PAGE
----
Is there a way to find the cosine of i, the imaginary unit, by computing the following infinite sum?(adsbygoogle = window.adsbygoogle || []).push({});

[tex]cos(i)=\sum_{n=0}^\infty \frac{(-1)^ni^{2n}}{(2n)!}[/tex]

Since the value of ##i^{2n}## alternates between -1 and 1 for every ##n\in\mathbb{N}##, it can be rewritten as ##(-1)^n##.

[tex]\sum_{n=0}^\infty \frac{(-1)^n(-1)^n}{(2n)!}[/tex]

##(-1)^n(-1)^n=(-1)^{2n}##, which is equal to one for all ##n\in\mathbb{N}##. Thus,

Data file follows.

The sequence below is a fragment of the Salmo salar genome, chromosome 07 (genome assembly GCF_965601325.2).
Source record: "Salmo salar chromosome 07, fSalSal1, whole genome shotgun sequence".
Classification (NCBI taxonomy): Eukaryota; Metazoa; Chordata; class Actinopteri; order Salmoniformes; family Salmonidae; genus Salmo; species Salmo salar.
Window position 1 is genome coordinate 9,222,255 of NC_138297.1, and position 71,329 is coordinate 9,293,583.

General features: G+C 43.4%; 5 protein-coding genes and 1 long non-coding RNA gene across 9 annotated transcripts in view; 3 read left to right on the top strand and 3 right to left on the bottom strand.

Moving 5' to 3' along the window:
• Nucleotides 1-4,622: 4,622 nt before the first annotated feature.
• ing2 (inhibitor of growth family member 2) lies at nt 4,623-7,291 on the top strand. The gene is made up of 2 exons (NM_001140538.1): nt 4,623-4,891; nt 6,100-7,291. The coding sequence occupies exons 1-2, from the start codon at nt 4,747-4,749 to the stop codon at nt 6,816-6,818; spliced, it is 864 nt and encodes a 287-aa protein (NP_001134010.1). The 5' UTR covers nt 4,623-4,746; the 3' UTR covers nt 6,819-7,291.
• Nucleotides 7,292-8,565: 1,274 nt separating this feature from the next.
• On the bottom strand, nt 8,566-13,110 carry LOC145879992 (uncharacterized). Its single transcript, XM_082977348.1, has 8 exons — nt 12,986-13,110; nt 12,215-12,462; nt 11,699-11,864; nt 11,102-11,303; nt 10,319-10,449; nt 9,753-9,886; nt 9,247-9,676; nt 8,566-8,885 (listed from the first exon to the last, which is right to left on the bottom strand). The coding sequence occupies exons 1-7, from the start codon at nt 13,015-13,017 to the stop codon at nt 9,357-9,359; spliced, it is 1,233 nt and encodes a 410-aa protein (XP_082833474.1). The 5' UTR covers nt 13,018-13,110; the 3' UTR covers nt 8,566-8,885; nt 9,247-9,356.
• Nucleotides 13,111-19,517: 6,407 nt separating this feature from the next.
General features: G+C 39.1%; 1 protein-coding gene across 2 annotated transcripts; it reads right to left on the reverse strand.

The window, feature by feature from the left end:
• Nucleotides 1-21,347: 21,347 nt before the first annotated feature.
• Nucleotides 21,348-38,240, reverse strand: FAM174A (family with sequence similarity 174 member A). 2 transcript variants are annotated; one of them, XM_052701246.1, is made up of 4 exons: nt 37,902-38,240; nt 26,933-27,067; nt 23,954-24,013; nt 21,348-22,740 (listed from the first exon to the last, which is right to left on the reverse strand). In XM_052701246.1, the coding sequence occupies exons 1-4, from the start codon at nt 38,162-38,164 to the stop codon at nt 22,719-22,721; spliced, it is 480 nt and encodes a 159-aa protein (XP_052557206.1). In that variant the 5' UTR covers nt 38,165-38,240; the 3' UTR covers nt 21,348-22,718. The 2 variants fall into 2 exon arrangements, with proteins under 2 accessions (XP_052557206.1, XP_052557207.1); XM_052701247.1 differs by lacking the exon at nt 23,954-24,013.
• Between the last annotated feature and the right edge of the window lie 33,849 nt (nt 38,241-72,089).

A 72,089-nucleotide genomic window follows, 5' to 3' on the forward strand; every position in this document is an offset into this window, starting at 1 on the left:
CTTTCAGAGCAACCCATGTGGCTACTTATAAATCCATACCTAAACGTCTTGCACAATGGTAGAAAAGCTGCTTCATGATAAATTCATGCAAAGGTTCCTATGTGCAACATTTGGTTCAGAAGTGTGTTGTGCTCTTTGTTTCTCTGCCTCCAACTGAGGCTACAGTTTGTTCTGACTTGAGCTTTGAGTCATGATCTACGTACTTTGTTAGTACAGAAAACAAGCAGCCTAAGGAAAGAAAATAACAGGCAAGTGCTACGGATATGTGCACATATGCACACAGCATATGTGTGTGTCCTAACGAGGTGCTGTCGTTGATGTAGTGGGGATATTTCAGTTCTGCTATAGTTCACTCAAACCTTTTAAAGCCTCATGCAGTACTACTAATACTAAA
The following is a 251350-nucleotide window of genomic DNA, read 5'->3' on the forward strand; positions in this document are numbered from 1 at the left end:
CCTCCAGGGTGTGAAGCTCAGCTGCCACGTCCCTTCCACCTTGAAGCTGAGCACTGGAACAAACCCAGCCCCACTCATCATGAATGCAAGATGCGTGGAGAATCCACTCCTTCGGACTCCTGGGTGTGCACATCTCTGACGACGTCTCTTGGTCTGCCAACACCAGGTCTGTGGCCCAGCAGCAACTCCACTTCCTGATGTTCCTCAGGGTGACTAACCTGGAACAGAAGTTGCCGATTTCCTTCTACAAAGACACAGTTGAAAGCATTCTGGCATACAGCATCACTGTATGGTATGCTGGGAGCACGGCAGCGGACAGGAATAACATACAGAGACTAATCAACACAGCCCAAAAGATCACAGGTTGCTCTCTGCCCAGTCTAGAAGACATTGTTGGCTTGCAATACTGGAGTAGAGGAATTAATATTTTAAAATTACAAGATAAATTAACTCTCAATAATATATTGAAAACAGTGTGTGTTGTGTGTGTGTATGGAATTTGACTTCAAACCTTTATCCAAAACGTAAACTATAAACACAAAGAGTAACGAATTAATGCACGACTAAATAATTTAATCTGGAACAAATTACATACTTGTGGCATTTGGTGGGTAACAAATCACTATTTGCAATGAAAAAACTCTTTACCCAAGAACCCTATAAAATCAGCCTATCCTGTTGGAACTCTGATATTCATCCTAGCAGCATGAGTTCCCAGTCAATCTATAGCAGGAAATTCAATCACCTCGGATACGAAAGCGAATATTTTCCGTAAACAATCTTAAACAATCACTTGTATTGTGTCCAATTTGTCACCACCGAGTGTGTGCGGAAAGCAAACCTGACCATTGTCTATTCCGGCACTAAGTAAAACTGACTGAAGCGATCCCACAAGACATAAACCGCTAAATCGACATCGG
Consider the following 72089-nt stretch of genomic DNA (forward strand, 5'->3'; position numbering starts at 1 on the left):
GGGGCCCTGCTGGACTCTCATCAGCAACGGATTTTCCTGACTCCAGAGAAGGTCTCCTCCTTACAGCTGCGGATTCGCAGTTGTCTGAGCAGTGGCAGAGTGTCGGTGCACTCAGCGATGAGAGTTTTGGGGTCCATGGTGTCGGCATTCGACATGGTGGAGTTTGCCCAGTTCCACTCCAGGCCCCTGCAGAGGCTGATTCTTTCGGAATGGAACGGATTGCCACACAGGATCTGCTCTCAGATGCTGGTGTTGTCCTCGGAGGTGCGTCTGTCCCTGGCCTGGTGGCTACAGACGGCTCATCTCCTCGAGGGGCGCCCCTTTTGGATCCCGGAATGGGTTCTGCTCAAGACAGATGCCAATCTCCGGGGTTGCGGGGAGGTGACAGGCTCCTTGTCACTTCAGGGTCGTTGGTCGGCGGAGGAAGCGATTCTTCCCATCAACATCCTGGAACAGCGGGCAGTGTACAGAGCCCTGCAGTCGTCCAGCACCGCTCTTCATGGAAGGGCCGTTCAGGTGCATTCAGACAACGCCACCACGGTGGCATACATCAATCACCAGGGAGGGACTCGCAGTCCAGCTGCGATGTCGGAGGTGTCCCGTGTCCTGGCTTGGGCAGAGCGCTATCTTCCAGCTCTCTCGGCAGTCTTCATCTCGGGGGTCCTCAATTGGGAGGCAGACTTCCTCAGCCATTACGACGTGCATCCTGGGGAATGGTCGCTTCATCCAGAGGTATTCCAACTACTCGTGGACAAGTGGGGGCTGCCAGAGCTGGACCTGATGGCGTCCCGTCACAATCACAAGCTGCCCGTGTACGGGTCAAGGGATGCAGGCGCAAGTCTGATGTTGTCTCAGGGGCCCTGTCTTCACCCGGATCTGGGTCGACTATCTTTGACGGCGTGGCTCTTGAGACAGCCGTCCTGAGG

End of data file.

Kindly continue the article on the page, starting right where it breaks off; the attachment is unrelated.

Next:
[tex]cos(i)=\sum_{n=0}^\infty \frac{1}{(2n)!}[/tex]

Is all of this correct? If so, how would the final sum be calculated?

Edit: got the inline equations working

**Physics Forums | Science Articles, Homework Help, Discussion**

Dismiss Notice

Join Physics Forums Today!

The friendliest, high quality science and math community on the planet! Everyone who loves science is here!

The friendliest, high quality science and math community on the planet! Everyone who loves science is here!

# Cos(i) using taylor series

**Physics Forums | Science Articles, Homework Help, Discussion**